Hidden Disabilities

In support of our THIS-ABILITY campaign, Youmanity wishes to challenge stereotypes surrounding the meaning of 'disability'. Disability does not always come with a wheelchair. There are countless different conditions affecting millions of people who suffer in silence. As you stand on a crowded train and wonder why the person next to you not smiling is unfriendly, think again. It may be the case that they are containing the symptoms of a painful hidden disability. Below is the account of one such person whose identity we shall keep anonymous.

“I will describe a typical day for me when my condition is active:

It usually starts the night before, up all night constantly having to use the bathroom. Eventually, when I realise it’s not going to settle, I take 4 Imodium tablets. It’s 45 minutes before they kick in and help, by this time it’s usually about 3am and I have to be up for work at 6.30am, so with a bit of luck I will get 3 hours sleep.

I am up at 6.30am feeling absolutely drained. I still carry on and attend work hoping that I can make the journey without an accident, although I am all prepared I have extra kit to make sure if I do have an accident I will be able to clean up and carry on with my working day. You may ask, why go to work?

The reason I do is because I cannot give in to this condition. I have had major surgery in the past and I have been off work for long periods of time and according to my consultant it is likely I will have further surgery.

My disability is hidden, I look perfectly fine to others. Here is a list of my rules to cope with day-to-day life.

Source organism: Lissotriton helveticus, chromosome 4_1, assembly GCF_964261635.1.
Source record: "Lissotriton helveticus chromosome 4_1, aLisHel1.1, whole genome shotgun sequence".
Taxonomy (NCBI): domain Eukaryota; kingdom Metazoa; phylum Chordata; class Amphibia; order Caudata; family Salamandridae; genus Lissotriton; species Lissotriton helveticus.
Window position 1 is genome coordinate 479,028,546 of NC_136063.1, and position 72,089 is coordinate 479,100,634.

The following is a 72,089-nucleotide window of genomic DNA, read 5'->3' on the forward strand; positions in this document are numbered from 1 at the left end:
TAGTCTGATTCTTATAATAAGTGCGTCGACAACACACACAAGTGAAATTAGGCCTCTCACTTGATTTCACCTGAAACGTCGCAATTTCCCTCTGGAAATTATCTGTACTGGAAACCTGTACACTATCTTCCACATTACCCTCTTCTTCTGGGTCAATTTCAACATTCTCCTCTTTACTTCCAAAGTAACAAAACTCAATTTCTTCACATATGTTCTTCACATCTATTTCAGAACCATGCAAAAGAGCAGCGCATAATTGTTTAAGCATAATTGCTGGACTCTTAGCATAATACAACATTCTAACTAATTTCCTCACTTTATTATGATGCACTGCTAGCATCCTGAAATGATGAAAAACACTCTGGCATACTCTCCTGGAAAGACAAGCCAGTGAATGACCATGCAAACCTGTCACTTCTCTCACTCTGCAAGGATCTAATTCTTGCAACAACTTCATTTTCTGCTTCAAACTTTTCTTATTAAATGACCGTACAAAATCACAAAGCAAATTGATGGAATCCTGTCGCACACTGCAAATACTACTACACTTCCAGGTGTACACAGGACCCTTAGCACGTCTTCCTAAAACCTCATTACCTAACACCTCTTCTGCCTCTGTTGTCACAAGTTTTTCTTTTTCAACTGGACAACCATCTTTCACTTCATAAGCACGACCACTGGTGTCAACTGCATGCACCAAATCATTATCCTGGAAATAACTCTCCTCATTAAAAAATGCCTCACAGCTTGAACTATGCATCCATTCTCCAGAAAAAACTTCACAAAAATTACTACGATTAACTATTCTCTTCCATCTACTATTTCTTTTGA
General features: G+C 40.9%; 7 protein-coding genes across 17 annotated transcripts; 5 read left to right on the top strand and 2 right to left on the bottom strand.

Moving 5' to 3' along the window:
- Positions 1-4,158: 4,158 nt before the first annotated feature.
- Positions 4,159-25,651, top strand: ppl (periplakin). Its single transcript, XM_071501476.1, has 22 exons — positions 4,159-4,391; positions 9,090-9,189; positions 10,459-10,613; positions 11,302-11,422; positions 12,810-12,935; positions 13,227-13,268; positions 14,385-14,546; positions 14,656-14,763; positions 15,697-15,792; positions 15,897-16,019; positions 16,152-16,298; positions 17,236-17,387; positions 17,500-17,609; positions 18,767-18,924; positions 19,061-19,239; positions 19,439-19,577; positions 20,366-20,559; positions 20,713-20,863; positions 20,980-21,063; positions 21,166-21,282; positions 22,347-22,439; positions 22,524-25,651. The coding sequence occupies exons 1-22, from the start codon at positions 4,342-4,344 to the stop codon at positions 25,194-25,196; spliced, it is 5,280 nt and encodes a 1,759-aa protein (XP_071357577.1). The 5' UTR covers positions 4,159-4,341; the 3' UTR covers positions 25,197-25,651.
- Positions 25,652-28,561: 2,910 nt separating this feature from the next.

1. Make sure I know where all the toilets are in my local area. 2. If travelling make sure I take my Imodium.

3. When I arrive scout about to make sure I can get access to toilet facilities, this includes shops, pubs, restaurants, and public conveniences.

4. Make sure I have tissues and wipes. Make sure I have a supply of Imodium/pain killers.

Have you guessed my disability? Crohn’s Disease.

Workplace adjustment

If you suffer from either Crohn Disease or Ulcerative Colitis you should discuss your condition with your workplace/ HR.

You should be allowed to get into work later if you had any problems on your way to the office. Such an arrangement should make you feel less anxious and more reassured.   

Useful information

According to the charity Crohn’s/Colitis UK there are 300,000 people who suffer from Crohn’s and Colitis in the UK alone, more HERE   

An advocate of Invisible Disabilities is Chiara De Marchi. Author of the book Women Fighters, De Marchi is now working on an important project to raise more awareness of Invisible Disabilities. More details HERE


An important organisation facilitating productivity between This-Abled persons, employers and businesses is the Business Disability Forum. More info HERE

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